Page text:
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Powered up to reduce our carbon footprint


Behind the scenes in the plant rooms of both hospital sites, big improvements are taking place that will make a step-change reduction of the Trust’s carbon footprint. The principal components of the new installation will be two combined heat and power units (CHP) and a biomass boiler.

CHP is a great technology that uses a gas fuelled engine to produce electricity, and heat is collected from the hot exhaust gases of the engine to help heat the hospital. This is a far more efficient way of producing electricity than normal power stations, and reduces carbon dioxide emissions.

The biomass boiler burns wood to help fuel the heating system, and as it doesn’t use fossil fuel, it is not adding new carbon dioxide to the atmosphere. This is the feature of biomass – growing the wood takes carbon dioxide out of the atmosphere, and burning it puts it back without net gain.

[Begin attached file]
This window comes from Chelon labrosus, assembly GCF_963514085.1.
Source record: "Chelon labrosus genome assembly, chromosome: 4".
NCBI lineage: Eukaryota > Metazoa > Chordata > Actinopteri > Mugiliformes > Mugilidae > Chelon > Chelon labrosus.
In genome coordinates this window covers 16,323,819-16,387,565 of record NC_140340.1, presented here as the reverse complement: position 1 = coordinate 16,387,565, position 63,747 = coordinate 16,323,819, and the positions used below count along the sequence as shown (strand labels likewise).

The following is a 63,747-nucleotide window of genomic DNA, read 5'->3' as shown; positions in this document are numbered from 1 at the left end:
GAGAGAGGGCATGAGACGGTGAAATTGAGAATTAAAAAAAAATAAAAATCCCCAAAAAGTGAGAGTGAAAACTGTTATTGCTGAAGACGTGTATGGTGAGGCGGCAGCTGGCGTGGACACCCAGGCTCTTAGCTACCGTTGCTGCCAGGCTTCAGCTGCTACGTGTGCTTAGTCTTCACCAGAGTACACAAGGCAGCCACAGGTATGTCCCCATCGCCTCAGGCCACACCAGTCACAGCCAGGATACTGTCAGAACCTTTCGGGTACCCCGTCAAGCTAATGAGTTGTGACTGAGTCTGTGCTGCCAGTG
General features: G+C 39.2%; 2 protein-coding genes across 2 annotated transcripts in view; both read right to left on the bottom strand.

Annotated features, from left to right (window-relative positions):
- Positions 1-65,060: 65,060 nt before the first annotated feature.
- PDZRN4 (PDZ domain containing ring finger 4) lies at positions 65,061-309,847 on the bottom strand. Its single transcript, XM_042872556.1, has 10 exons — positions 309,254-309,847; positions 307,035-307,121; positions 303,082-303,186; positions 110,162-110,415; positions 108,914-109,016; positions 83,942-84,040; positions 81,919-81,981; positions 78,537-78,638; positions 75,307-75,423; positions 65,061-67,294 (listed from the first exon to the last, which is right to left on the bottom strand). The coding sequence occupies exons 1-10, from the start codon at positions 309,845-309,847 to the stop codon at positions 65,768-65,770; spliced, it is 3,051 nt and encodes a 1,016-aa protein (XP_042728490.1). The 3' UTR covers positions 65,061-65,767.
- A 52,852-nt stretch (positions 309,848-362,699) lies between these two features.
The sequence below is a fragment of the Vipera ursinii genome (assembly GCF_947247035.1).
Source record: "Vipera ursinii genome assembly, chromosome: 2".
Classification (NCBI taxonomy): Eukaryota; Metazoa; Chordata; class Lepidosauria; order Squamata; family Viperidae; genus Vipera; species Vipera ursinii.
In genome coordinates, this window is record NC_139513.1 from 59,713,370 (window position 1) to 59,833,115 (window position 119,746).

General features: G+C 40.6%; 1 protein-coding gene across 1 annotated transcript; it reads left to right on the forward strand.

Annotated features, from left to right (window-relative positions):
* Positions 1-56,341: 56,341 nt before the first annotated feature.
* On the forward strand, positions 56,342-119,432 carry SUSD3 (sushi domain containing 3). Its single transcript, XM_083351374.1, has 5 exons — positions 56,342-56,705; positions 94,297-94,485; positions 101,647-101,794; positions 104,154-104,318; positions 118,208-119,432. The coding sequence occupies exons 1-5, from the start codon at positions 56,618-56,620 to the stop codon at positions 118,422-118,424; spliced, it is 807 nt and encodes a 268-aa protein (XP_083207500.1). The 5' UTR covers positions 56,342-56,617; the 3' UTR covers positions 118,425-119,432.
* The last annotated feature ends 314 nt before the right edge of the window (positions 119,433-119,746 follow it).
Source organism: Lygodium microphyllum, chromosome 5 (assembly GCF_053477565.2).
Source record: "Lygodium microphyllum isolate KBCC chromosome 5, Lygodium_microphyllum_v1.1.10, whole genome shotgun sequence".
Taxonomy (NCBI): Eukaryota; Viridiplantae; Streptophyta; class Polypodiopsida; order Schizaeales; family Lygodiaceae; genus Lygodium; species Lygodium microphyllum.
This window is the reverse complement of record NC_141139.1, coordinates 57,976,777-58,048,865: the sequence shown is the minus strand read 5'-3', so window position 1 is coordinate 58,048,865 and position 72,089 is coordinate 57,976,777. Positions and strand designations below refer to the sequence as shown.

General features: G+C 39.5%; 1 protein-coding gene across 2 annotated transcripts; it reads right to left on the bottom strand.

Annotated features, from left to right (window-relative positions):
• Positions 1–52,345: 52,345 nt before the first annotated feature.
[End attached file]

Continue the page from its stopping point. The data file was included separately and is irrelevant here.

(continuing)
The government wants to promote this concept, and as a result, our Trust will benefit from a government financial incentive. Patients and staff probably won’t see much, if any, of the works required to install the new equipment. In fact, work has already started to prepare for the installation of the first CHP, to be fitted at Cheltenham General at the end of March this year.The plans for Gloucestershire Royal will take longer, with most of the works being carried out in 2017.

We will not be using our own capital funds for this £9m project, and in fact nearly £1m of this is being funded directly by the Department of Health. The remainder is being funded through an energy performance contract between ourselves and Vital Energi, who will be guaranteeing the savings that the Trust expects to make. 

Overall the project will update our Trust’s energy infrastructure, reduce the cost of energy consumption, and when complete will reduce our energy-related carbon footprint by a not insubstantial 7,300 tonnes every year.